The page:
Ed Kelly’s Third Act Workshop, Skibbereen, County Cork, Ireland, January 24 – 26, 2014
An e-mail arrived about a week before the programme started. It said something like: Bring a bottle of wine or maybe a cake. Even better bring an anecdote, a story, a song or a poem to share after dinner. Think of this more as a house party than a workshop. In the event, it proved to be both with each element contributing significantly to the other.
Ed Kelly’s ‘Third Act’ workshop explores some profoundly important questions that impact on us all. Here are some salient facts, at least for those of us fortunate enough to inhabit the ‘developed’ world. We are living in a time where we can expect to live 30 years longer than our great grandparents; our life expectancy is increasing at the astonishing rate of two and a half years every decade; of all the people who have ever lived beyond 65 years, two thirds of them are alive today; yet our social, political and economic systems are still geared up to the notion that we’ll retire at 65 and pop our clogs soon after.
The macro context in which this is occurring is that of a planet that’s getting mighty crowded by one particular species to the detriment of almost all others, of a planet where finite resources are daily stretched to new limits, and where foreseen and unforeseen systemic consequences threaten the interplay of natural forces that hold life on earth in a sustainable dynamic tension.
The micro context is equally challenging. Given that many of us may well live to 90 and beyond what on earth are we usefully going to do with this ‘gift’ of extra time? What opportunities await us? What kind of role could or should we take in society? And with youth unemployment so high, when and how could we start ‘letting go’ of our current conventional roles and positions to create space for younger generations to come through and make their contributions? Then there’s also the issue of quantity or quality. And perhaps above all, what is our relationship with Death? Is it the elephant in the room that no one wants to talk about, or something to be embraced as the greatest of gifts, the one and only Event that gives real meaning and purpose to life.
Wisely, the workshop didn’t tackle any of these great issues head on, but an inquiry into pretty much all of them began and deepened as fifteen individuals relaxed their guard, dropped their barriers, and opened themselves step by step to explore into a sensitively held space of vulnerability, sharing, revelation, and insight.
The gentleness of approach was important. One or two of the participants had never before attended a personal development workshop. At the outset there was some apprehension, even perhaps a hint of cynicism. Most of the participants had already entered their Third Act, others were not far off and curious about what might be next for them. We were a mixed bunch: accountants, lawyers, entrepreneurs, engineers, teachers, consultants, even a CEO from a French/USA multinational. In development terms we ranged from early conventional to post conventional; some had done little personal inquiry, others a great deal. Not an easy group to facilitate, yet by the house party’s end the apprehension and cynicism had disappeared, a culture of deep and respectful listening and sharing had developed, a lot of ground had been covered, and perhaps even a little transformation had taken place.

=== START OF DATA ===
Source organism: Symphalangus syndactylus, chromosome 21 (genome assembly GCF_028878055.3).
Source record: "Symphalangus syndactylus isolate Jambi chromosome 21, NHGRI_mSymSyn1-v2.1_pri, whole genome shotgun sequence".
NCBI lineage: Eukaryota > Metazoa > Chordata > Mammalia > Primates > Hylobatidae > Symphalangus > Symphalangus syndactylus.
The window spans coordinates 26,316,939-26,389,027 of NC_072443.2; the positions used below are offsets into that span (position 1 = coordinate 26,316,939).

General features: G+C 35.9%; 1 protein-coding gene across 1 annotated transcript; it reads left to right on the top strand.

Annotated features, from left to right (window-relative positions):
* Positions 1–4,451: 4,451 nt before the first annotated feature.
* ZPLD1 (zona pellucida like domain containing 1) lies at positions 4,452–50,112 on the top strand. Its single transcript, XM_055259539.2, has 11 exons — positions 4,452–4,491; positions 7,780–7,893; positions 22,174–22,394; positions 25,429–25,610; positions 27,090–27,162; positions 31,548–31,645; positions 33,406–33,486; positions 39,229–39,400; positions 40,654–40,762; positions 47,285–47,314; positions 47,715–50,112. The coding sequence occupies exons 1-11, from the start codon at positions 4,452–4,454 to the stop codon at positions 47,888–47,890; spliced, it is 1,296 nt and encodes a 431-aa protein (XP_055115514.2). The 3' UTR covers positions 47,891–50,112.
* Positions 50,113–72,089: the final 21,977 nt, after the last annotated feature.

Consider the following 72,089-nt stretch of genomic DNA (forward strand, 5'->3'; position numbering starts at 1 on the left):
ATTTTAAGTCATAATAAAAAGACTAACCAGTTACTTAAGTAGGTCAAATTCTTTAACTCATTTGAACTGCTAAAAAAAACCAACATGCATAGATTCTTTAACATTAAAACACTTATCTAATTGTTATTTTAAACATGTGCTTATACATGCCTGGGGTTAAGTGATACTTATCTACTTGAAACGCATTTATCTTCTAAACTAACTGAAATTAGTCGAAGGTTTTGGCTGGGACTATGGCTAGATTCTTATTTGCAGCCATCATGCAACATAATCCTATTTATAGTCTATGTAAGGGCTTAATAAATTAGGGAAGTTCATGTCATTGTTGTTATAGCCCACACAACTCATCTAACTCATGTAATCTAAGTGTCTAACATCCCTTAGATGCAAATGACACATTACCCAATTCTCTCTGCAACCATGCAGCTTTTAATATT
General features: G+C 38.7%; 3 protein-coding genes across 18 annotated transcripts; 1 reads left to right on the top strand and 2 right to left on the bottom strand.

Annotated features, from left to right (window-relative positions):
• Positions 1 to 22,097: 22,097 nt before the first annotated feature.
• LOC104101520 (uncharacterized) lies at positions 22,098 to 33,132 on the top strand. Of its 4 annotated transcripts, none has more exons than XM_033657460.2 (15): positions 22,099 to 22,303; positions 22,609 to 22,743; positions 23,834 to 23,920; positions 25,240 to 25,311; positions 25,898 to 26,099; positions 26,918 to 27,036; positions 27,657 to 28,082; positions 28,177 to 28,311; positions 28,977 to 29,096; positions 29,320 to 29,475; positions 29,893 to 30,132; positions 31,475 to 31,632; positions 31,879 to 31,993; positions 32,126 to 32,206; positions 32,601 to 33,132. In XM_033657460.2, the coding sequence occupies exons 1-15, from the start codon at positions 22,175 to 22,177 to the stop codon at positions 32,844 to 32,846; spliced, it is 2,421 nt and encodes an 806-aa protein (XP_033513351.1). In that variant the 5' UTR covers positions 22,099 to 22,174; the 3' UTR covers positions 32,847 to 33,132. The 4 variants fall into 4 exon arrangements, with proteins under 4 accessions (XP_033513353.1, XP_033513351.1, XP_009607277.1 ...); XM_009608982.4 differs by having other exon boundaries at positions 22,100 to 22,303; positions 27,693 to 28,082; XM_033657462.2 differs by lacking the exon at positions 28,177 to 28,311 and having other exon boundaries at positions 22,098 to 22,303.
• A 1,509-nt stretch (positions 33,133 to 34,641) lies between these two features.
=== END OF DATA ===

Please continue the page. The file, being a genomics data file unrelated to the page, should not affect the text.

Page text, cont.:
Ed Kelly has a great deal of skill, and a huge amount of sensitivity, in creating a space in which emergence naturally occurs, in which people open to themselves and to each other, in which they feel heard and valued, and able to move and contribute at their own pace. A gift he holds with a great deal of amiable lightness and acuity.
The structure of the two days, residential Friday afternoon till Sunday lunchtime, gave sufficient shape and direction to give security and the sense of a journey to come. All backed up with a manual with exercises, questionnaires, information, and references. Enough stuff to be serious; not enough to be overwhelming.
The structure of the programme invited us to reflect on our journey so far and the journey to come: what does access to an additional two or three decades mean for those of us in, or about to enter, our Third Act? What will we do with all this time on our hands? What contribution could we make? How can we act as stewards or sponsors for the next generations? And how do we make sense of it all in terms of our journey so far?
To do this, Ed gently guided us through our own developmental autobiographies. We explored, shared, and reflected upon our ‘First Act,’ asking how our nature and nurture helped form our personality, our constructed sense of ‘I’. In addition to the facilitation, the tools that supported our explorations here were questionnaires, personal storytelling, and the salient points of Howard Gardner’s ‘Multiple Intelligences’ and the Myers Briggs Types Inventory.
We then inquired into how our characters had developed throughout our ‘Second Act’ as we struggled to make our way professionally, pay the mortgage, and bring up the kids. For some it was a time when they had to put aside what they really wanted to do with their lives, a time that they recognised that they had chosen to become ‘willing slaves’ to the system in order to fulfil their ‘obligations’ to others. A key element of this stage of our journey was the invitation for us to question how aware we had been of our assumptions, the intentions behind our actions, and how far we were willing to take responsibility for the choices we made. This was framed by reference to the [Harthill/Cooke-Greuter] Leadership Development Framework. Not in great depth but the invitation was there to take it away and work with it, if one so desired.